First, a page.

External LinkAuthor Online - Aaron Shepard's home page of stories, scripts, and more.  You can search for stories on a lot of different topics.
External LinkBook Adventure - A site that will match you with books you will love.  (K - 8th grade)  Register for free, find books, read online and take quizzes to earn points.
External LinkCandlelight Stories - Click on "Kids" to find storybooks, games and activities.  Click on "eBooks" to hear a story on your computer.  You do not have to join the "Sound Story Club" to enjoy this site!
External LinkChildren's Storybooks Online - Here you will find illustrated and sometimes animated stories for children and young adults.
External - This site has fun games, school activities, and a "how to" section to teach you new stuff.
External LinkEnchanted Learning - You don't have to be a member to enjoy these fun activities.
External - This site has all levels of activities and a variety of topics.
External LinkNickelodeon - This site features games based on your favorite Nick cartoons!
External LinkStory Jumper - You can find stories and songs to hear online or download.
External LinkPoetry 4 Kids - Fun, giggly poetry for everyone!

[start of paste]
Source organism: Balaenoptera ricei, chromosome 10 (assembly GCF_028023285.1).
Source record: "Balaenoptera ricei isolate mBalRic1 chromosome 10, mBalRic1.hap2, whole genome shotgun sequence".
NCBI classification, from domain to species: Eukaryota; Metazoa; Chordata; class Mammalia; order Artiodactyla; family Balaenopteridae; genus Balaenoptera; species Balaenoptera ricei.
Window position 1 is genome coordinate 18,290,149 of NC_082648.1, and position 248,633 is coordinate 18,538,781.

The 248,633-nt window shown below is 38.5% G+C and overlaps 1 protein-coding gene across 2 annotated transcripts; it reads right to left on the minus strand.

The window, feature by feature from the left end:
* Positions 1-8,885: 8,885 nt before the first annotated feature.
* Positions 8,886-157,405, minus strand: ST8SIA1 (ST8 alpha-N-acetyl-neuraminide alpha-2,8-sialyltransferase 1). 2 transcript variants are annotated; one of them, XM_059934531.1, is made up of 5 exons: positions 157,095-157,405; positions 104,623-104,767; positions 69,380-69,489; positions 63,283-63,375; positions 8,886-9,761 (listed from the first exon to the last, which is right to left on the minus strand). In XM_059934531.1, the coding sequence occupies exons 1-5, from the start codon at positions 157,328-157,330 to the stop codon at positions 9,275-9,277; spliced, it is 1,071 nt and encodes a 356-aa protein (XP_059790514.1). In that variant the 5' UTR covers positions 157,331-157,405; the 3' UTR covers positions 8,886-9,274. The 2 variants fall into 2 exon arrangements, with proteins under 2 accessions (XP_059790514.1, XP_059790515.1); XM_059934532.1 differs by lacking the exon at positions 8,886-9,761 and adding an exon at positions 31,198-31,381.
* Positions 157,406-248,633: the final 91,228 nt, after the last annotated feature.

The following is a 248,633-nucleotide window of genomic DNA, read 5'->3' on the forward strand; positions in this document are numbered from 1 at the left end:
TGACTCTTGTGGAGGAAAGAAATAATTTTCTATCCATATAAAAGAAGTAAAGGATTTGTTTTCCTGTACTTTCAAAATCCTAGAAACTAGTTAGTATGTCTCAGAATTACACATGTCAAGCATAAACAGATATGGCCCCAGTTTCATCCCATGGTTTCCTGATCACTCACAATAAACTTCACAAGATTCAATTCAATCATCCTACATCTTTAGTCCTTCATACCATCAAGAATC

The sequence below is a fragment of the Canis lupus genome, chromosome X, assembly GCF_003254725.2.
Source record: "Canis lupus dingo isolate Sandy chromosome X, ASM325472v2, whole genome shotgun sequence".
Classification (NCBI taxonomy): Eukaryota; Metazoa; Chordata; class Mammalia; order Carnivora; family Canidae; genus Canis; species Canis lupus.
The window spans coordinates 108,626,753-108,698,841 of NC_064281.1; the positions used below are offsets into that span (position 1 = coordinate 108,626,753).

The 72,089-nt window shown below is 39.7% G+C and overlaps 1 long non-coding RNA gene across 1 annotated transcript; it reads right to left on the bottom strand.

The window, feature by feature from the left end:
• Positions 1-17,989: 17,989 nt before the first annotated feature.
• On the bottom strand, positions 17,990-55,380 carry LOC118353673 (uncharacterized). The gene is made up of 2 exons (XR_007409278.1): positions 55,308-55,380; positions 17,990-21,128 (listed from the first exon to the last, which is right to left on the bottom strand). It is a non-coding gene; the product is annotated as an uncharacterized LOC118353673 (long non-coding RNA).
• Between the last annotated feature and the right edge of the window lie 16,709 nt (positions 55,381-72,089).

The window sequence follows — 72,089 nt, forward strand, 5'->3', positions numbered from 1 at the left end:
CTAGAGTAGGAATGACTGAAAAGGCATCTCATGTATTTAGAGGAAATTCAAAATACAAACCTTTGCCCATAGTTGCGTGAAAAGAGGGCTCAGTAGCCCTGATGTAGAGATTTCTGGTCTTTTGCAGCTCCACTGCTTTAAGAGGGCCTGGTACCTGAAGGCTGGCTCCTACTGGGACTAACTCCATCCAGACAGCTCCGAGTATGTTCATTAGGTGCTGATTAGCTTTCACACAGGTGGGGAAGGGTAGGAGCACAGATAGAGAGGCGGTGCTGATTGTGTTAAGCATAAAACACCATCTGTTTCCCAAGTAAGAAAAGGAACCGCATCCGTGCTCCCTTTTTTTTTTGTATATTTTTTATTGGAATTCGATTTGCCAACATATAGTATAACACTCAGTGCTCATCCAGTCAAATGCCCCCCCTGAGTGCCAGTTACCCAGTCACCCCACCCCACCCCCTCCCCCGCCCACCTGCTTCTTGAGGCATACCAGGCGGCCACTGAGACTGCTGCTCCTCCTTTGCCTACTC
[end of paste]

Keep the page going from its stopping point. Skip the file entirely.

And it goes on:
External Link Jan Brett's Home Page - Find a book you like with "Hedgie's Book a Matic" and then go to the home page to find activities and coloring pages you can do with it.
External LinkKidscribe - A bilingual site for kid authors.
External LinkReading is Fundamental (RIF) - At this site you will find an activity zone, a list of cool books to read and a place to express yourself!
External - Read stories online and learn more about your favorite characters.
External LinkSeussville - Visit the Dr. Seuss playground for fun games.
External - FREE interactive storybooks and games along with free writing journals to download.
External LinkSurf Net Kids - This is the guide to "kid-friendly" site for children of all ages.
External LinkWe Read - Free online "ebooks".  Turn on your speakers to hear the books read to you.  Also includes coloring pages and games.

Reading Tips

Successful Readers...

Starting to Read

As your child begins to read, here are some things you can do to help.

  • Point to the words as you read to your child. This will show your child that pointing is important.
  • Let your child put his/her finger on top of yours and “ride” as you point to the words.
  • Ask your child to point to the words while reading. Help him/her make them match.
  • As your child reads, praise the following behaviors:

Reading with expression
Re-reading a sentence to make sure it makes sense or to try and figure out a new word
Fixing a mistake

  • When your child gets stuck give him/her time to figure it out, don’t jump in right away. Count to five silently and slowly before offering support.
  • If your child is still stuck, try saying one or more of the following:

“Go ahead and try.”

“Does that make sense?”

“Look at the picture for a clue.”

“Does that sound right to you?”

“Can we say it like that?”

“Does that look right?”

If these suggestions do not help, then tell your child the word. If there are many mistakes, or if you have to tell your child many of the words, then the book is probably too difficult.

These suggestions should help your child become a successful reader!